It is stressful to see a police vehicle with flashing lights in your rearview mirror. You will likely begin to immediately worry about how expensive the ticket will be, but you may not initially consider the long-term financial impact a ticket can have on your insurance premiums. A speeding ticket can affect insurance by resulting in hefty rate increases. However, these rates vary depending on each insurance company’s guidelines.
Why Does an Insurance Premium Increase After a Speeding Ticket?
Auto insurance companies will base the premiums they charge on the degree of risk they take in issuing a policy. Your risk will be determined by your driving history as assessed in the past few years.
Speeding is one of the most common traffic offenses. Because excessive speed can increase the severity of injuries and property damage and the likelihood of a fatality in a motor vehicle accident, it increases the chances of an insurance company having to pay a claim on your policy.
Any time you are purchasing a new policy, the insurance company will check your driving history to determine how much your premium will be. It will keep monitoring your driving record and adjust your insurance rates based on their calculation of risk the insurer might incur.
You will be subjected to a higher premium to compensate for the increased risk the insurance company accepts in continuing to insure you after you have been ticketed or arrested for speeding. If your auto insurance company determines that the risk of insuring you is too great—typically after multiple driving infractions—they may cancel your policy.
How Much Do Speeding Tickets Affect Insurance Rates?
Some insurers will forgive a first-time speeding ticket as long as you were not traveling too far above the posted speed limit, but most insurance companies will impose a rate increase between 20 and 30 percent. The amount your insurance will increase will depend on your age, where you live, how far above the speed limit you were driving, and how many previous tickets you have on your record. In addition, if you are benefiting from a safe driving discount from your insurer, a speeding ticket will cancel the discount, increasing your rates even more.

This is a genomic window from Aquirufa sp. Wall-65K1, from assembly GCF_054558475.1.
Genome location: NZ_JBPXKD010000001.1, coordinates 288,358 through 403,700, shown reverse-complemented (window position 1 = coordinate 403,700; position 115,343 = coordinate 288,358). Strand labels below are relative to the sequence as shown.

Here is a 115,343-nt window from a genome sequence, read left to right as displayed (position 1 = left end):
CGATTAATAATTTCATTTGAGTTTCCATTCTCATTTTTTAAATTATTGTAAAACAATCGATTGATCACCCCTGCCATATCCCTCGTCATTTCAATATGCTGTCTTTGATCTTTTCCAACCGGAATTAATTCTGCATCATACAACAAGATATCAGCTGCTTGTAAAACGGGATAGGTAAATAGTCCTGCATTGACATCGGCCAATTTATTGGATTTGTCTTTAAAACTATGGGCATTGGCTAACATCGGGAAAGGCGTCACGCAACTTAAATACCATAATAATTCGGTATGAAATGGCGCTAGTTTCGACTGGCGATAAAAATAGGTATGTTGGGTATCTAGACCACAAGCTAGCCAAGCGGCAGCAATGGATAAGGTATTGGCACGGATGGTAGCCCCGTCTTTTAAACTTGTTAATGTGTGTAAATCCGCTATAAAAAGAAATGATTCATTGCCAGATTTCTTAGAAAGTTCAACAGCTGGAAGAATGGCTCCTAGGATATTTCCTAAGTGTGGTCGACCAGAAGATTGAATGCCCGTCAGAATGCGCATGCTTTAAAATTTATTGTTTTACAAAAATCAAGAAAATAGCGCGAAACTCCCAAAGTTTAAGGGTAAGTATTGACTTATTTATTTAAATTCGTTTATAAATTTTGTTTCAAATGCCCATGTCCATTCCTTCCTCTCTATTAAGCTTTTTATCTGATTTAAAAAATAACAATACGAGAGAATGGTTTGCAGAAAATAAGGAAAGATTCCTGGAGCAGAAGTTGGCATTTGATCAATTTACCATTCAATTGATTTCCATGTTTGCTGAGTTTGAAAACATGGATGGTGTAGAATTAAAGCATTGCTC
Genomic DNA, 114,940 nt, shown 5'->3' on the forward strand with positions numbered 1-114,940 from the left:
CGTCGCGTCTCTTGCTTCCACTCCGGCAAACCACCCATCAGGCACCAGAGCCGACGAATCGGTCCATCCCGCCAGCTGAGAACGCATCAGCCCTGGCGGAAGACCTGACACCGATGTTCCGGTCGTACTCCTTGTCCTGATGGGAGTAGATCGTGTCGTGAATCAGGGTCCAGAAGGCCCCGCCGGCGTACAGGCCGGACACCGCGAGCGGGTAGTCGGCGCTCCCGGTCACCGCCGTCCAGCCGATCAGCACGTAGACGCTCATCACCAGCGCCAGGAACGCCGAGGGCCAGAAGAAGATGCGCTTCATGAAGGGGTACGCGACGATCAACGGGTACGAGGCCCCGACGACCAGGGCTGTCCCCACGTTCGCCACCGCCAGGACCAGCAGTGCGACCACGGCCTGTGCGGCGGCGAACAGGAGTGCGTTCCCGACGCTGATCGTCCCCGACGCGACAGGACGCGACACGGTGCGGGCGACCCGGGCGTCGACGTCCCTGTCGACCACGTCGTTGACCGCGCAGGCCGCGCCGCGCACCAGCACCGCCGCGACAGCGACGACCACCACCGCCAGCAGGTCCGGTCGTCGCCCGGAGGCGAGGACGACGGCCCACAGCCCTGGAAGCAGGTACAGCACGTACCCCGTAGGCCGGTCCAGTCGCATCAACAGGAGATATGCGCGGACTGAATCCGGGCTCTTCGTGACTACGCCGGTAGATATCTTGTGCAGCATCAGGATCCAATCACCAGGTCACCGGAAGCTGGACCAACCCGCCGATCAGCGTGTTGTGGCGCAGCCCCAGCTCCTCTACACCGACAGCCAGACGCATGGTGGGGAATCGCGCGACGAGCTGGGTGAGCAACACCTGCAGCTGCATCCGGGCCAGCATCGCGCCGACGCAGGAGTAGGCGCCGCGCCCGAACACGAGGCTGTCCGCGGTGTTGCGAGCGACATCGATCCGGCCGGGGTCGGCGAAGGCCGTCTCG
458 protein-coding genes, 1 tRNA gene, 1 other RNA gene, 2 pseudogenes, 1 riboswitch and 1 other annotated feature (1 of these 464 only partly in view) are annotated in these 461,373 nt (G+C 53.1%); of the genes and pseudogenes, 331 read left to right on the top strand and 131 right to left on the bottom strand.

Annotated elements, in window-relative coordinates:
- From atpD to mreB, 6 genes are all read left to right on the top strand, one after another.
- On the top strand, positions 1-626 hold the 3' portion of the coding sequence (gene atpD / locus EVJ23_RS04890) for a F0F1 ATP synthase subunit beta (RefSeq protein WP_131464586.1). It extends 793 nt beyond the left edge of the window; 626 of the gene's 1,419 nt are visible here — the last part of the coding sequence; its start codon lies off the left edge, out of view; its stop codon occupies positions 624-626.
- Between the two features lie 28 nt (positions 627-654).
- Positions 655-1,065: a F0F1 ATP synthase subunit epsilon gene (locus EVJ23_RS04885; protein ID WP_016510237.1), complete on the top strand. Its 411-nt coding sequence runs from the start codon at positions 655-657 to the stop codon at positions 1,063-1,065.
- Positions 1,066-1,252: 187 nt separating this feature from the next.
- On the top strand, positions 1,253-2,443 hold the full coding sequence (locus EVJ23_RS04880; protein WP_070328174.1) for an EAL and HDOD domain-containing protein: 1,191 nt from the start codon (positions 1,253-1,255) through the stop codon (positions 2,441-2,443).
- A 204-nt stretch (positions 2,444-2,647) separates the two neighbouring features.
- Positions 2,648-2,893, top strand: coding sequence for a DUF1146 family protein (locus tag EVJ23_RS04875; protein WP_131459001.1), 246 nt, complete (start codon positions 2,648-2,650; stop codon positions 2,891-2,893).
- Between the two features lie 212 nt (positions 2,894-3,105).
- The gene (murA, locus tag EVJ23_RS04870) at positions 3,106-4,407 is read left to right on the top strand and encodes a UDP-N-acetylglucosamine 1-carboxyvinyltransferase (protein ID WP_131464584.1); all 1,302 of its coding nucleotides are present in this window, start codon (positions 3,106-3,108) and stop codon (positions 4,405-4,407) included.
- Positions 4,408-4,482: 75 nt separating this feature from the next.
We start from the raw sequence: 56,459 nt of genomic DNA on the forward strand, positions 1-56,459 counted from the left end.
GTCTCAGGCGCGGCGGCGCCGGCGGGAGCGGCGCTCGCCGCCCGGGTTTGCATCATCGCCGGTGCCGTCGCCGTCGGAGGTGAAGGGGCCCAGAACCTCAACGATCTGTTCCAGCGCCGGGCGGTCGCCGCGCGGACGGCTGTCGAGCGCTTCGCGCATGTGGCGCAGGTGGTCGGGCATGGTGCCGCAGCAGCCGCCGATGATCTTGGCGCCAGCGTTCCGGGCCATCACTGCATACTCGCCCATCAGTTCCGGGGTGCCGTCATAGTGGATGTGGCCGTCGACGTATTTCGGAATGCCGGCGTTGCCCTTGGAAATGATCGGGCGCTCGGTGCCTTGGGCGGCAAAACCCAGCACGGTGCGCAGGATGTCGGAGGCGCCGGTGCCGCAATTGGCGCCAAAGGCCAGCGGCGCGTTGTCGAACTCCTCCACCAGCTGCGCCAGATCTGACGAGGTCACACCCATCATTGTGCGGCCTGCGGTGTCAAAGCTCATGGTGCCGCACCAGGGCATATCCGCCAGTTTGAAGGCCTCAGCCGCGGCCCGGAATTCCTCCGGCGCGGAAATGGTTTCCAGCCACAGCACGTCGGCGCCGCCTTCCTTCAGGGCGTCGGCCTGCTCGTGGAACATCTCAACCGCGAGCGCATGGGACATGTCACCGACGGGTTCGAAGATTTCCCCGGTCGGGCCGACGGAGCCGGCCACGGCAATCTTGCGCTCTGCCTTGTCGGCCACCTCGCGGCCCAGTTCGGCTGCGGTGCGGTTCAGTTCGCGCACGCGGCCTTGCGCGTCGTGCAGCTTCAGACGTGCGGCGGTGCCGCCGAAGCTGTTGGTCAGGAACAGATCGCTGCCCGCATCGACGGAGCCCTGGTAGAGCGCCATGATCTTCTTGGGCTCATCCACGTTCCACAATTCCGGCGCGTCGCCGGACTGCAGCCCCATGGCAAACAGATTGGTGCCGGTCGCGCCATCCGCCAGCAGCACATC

Insurers will use your current driving history to determine your insurance rates. Some traffic violations will fall off your driving record after approximately three years; therefore, you can expect your speeding ticket to impact your finances for a minimum of the next three years, on average. Drivers with multiple traffic violations and speeding tickets in their current driving history are considered ‘high risk’ and more likely to file claims than those with clean driving records. Thus, these drivers can expect an even longer duration of increased rates.
How Can I Keep My Insurance Premiums Low After a Speeding Ticket?
If you have already received a speeding ticket, there are many things you can do to avoid the high cost of your auto insurance.
- Focus on safe driving. The bottom line is to drive carefully. The better your driving record is, the lower the premiums you will be paying. Avoiding a second or third speeding ticket will keep your premiums affordable. Watch your speed, especially in areas that are heavily patrolled.
- Contest the speeding ticket. Contesting a police report is usually a long process, but if you win in your case, your insurance will not increase. Although you can represent yourself in court, you have a higher chance of beating your ticket if you work with a skilled traffic ticket lawyer.
- Delay. Most speeding tickets come with a court date that is usually some months away. If you ask for a continuance, you can push that date up to a year later. The added time may work in your favor in the event that the officer who issued the ticket retires, resigns, is laid off, or is transferred, and you can then ask for a dismissal.
- Consider changing your coverage. If your premiums have already increased, you may consider changing your coverage to reduce the cost, although it depends on your auto insurance needs. You should consult your insurance agent to help you with available options and help you make the right choice. Alternatively, you may find more competitive rates with another auto insurer.
- Take a defensive driving course. If the option to take a safe driving course is available in your state, taking this class can result in your speeding ticket being dismissed and erased from your driving record. This course is an option just one time in most states, but it can significantly help. This class can be taken online in most cases.
Speeding tickets have affected many drivers with their associated increased cost of auto insurance. Insurers rely on driver’s records when determining the premiums each driver will be paying annually. They may consider drivers with speeding tickets high risk, raising their premiums even when the driver has not made a claim. The surest way to enjoy low premiums is to drive carefully and responsibly. In addition, it is vital to work with a traffic ticket lawyer to contest your speeding ticket and help you avoid long-term high insurance rates.